Intended for healthcare professionals


Former GP partner is jailed for 10.5 years for sexually molesting patients over two decades

BMJ 2019; 365 doi: (Published 20 May 2019) Cite this as: BMJ 2019;365:l2264
  1. Clare Dyer
  1. The BMJ

A former senior partner in a GP practice who sexually molested patients over two decades in the guise of medical examinations has been jailed for 10 and a half years.

Alan Tutin, 71, targeted women and girls who consulted him for minor ailments such as a wart on a foot and a cold, asking them to strip off for unnecessary breast or internal examinations at his Merrow Park surgery in Guildford, Surrey, between the early 1980s and 2003.1

The father of four was convicted of indecent assaults on 15 women and girls at the practice, where his wife Angela was also a partner. He was acquitted of seven counts of indecent assault and one of assault by penetration and was cleared after a retrial on another three charges of indecent assault.

Jailing him at the Old Bailey in London, Judge Nigel Peters said, “There cannot be a more serious abuse of trust that these courts have to deal with than that of a doctor and a patient.”

A 12 year old girl who had symptoms of a cold was seeing the GP unaccompanied because her mother had died a few months earlier. Other patients who were assaulted included teenagers seeking advice about the pill, and women consulting him about a mole and water retention.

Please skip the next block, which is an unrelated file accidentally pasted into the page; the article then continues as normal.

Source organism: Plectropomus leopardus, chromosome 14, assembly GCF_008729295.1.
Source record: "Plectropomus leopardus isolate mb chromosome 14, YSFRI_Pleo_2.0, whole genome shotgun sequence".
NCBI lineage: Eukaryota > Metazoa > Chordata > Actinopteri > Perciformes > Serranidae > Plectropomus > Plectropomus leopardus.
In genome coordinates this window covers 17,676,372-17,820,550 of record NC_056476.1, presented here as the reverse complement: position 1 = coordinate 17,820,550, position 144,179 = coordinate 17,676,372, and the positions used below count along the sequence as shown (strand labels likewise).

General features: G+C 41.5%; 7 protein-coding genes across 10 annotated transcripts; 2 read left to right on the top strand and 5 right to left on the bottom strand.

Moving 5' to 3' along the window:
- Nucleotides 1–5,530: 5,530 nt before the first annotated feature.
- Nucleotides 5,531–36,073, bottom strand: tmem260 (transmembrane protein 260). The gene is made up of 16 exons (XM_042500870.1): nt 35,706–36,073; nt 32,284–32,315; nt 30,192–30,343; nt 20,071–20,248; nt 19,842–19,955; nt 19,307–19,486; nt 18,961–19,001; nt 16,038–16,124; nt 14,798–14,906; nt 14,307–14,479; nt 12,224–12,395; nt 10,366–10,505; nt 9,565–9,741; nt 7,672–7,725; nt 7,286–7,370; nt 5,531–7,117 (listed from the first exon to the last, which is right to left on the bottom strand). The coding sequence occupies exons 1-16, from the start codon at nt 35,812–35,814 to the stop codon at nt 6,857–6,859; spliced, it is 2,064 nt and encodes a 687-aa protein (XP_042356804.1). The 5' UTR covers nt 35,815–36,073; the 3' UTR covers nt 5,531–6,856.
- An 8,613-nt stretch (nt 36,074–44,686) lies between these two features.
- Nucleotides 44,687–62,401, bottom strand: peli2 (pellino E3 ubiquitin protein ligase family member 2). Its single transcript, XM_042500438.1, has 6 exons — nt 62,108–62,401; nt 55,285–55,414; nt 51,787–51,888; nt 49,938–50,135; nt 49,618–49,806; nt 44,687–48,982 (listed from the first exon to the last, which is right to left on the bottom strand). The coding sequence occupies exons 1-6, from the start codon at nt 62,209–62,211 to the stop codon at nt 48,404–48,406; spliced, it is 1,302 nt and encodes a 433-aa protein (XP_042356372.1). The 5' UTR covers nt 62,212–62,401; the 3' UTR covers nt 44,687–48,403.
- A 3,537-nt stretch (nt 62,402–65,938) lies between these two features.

The court heard that he tried to unbutton the blouse of one patient, telling her, “Go and stand over there and take all your clothes off. I like Chinese women.”

Tutin was originally put on trial at the Old Bailey in 2000, charged with indecently assaulting three women, a teenage girl, and a boy. He was acquitted of molesting the boy and the other charges were dropped.

Allegations about his conduct were first brought to the General Medical Council in 1999. “At the time, there was insufficient evidence to support suspension or erasure, but we imposed restrictions on his practice, making it clear he should use a chaperone, and he was formally warned about his conduct in 2003,” a GMC spokesperson said.

Tutin carried out a further assault in 2003. “When further evidence emerged in 2005 we took action to suspend the doctor’s ability to practise while police investigations took place,” the spokesperson added. He was struck off the medical register in 2009 after another GMC hearing.

Surrey Police reopened their criminal investigation in 2013, sending out letters to thousands of former patients in search of possible victims.


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